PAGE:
For the better part of the 20th century, journalism was rightfully anchored by the need to report news the way it happened. But what started as a professional ideal in the 1920s slowly eroded as journalists by and large by the 1940s and 50s had become mere stenographers – reporting what the ones in power said or did. Such “he-said-she-said journalism” lacked context and deeper analysis.
But we now live in an age where leaders lie brazenly in public, where citizens stand more polarised than ever before and where even genuine protests against exclusionary power structures are dismissed as motivated and partisan.
In this post-truth era, where it is increasingly difficult to sift between truth, myth and outright lies, how does one determine the facts? Moreover, is what one considers gospel really what another would accept at face value?
The nature of the news media today requires journalists across different mediums to maintain an online presence to leverage the power of social media to enhance the reach of their writings.
But this also requires them to engage with others on those platforms – and they end up expressing opinions and taking stands on different issues.
Most regular readers or viewers are thus already aware of where journalists stand, or are just a Twitter profile away from being enlightened. Every opinion passes through sepia-tinted or saffron-tinted lens, so any and all efforts to portray objectivity – even when restricted to simple reporting – are impacted.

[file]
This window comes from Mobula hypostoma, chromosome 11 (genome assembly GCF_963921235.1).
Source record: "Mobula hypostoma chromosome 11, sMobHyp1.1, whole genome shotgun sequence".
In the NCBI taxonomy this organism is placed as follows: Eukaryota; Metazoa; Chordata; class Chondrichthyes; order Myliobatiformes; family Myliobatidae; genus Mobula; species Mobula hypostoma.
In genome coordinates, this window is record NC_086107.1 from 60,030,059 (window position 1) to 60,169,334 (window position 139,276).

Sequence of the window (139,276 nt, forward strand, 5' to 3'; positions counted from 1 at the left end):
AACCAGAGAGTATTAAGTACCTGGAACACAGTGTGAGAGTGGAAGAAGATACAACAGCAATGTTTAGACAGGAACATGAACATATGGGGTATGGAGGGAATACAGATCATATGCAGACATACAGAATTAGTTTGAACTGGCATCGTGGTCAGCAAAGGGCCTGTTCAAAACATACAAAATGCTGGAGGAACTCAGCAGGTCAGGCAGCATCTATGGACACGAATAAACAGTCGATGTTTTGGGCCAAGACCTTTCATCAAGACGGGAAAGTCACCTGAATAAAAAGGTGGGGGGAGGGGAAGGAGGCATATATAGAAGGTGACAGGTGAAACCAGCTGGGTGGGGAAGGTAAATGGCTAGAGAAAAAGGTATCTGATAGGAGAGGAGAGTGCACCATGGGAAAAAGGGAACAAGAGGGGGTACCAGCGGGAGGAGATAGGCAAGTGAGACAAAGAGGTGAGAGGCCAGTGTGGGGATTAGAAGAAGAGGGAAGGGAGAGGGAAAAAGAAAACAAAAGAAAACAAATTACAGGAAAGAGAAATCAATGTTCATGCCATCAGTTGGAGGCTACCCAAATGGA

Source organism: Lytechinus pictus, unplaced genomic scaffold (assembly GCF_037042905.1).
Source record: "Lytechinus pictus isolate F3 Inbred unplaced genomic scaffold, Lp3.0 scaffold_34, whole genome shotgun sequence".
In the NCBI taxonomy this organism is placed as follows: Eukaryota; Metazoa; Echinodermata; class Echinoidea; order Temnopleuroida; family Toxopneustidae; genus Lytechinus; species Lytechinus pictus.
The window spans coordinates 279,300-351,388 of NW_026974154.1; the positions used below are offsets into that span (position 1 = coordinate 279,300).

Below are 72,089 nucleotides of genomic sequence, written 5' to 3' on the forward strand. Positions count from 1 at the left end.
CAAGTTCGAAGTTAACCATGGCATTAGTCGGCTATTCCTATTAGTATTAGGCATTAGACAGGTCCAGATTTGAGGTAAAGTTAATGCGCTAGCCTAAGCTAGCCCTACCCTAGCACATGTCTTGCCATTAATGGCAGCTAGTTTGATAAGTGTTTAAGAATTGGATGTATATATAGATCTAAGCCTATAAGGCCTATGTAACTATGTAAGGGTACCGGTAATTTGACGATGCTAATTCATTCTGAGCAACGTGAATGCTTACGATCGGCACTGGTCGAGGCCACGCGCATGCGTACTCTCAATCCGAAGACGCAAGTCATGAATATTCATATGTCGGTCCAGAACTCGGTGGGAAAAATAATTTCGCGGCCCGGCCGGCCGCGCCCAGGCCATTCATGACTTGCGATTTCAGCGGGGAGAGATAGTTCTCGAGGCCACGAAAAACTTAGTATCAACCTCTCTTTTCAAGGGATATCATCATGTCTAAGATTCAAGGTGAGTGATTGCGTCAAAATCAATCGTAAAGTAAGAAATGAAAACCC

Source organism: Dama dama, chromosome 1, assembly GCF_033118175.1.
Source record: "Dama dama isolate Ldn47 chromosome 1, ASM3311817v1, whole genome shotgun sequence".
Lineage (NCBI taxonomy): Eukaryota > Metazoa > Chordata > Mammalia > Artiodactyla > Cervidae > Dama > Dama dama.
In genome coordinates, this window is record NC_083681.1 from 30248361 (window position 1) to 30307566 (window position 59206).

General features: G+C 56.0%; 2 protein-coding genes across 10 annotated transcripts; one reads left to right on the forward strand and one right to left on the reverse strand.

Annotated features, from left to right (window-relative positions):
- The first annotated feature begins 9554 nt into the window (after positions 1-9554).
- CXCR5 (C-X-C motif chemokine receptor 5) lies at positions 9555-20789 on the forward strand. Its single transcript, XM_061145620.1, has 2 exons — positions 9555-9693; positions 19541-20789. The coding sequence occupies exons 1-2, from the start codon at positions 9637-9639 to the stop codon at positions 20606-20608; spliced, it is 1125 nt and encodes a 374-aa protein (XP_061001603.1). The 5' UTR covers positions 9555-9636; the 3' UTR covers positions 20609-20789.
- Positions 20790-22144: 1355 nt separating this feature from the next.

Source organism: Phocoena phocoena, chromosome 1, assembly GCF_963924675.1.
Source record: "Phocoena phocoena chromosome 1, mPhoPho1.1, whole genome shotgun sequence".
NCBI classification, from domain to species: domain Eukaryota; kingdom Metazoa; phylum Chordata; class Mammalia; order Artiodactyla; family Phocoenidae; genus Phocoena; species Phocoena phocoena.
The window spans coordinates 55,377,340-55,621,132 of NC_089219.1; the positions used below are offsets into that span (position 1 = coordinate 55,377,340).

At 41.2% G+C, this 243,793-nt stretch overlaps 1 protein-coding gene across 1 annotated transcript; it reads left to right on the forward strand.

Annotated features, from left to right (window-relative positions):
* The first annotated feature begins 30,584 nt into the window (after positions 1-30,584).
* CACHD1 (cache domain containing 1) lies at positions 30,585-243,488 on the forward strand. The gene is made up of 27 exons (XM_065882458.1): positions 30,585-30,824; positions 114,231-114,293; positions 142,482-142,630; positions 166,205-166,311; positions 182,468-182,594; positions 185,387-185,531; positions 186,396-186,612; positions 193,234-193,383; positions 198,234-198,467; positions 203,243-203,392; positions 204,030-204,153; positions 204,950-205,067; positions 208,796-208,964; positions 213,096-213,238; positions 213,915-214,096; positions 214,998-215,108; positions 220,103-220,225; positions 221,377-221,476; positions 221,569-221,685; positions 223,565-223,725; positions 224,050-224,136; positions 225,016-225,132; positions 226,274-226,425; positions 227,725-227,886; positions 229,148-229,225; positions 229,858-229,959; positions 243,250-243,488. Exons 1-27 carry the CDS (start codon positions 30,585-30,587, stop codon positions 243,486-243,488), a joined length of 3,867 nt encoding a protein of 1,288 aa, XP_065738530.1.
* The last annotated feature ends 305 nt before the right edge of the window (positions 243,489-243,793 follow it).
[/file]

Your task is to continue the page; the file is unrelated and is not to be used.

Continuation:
Objectivity attempted to ensure consistent means of news gathering, but it is unrealistic to presume that journalists can shed their inherent biases and prejudices all the time. Like Hunter S. Thompson, the ‘gonzo’ journalist for Rolling Stone magazine, wrote in his book covering the 1972 Nixon re-election campaign:
“…there is no such thing as objective journalism. The phrase itself is a pompous contradiction in terms.”
British conservative journalist Peter Hitchens was also quite prescient when he wrote:
“[The] supposedly impartial interpretation of the news has become one of the most powerful tools of modern propaganda.”
Thus, the only way forward is to acknowledge the situation on hand and admit that there exist opinions which might either be adversarial or pro-establishment in nature.
Subjectivity should therefore take precedence, and media outlets have a responsibility towards their audience to represent diverse views. To put things in perspective, anything newsworthy requires interpretation on part of the journalist and therefore, the interpretation should be done on reasoning and logic, regardless of the conclusions.
Of course, this presumes that news outlets indulge in fact-checking before presenting readers with their stories. The emergence of in-house fact-checking teams to combat fake news suggests that media houses are concerned about the integrity of their reportage and public perception – a welcome trend.
Such subjectivity takes into account different points of view and is far better suited to the realities of the times.
As Roland Barthes once said:
“The lures of subjectivity are better than the impostures of objectivity.”
Abhinav Chakraborty is a student of print journalism at Asian College of Journalism, Chennai.
Featured imaged credit: David Werbrouck/Unsplash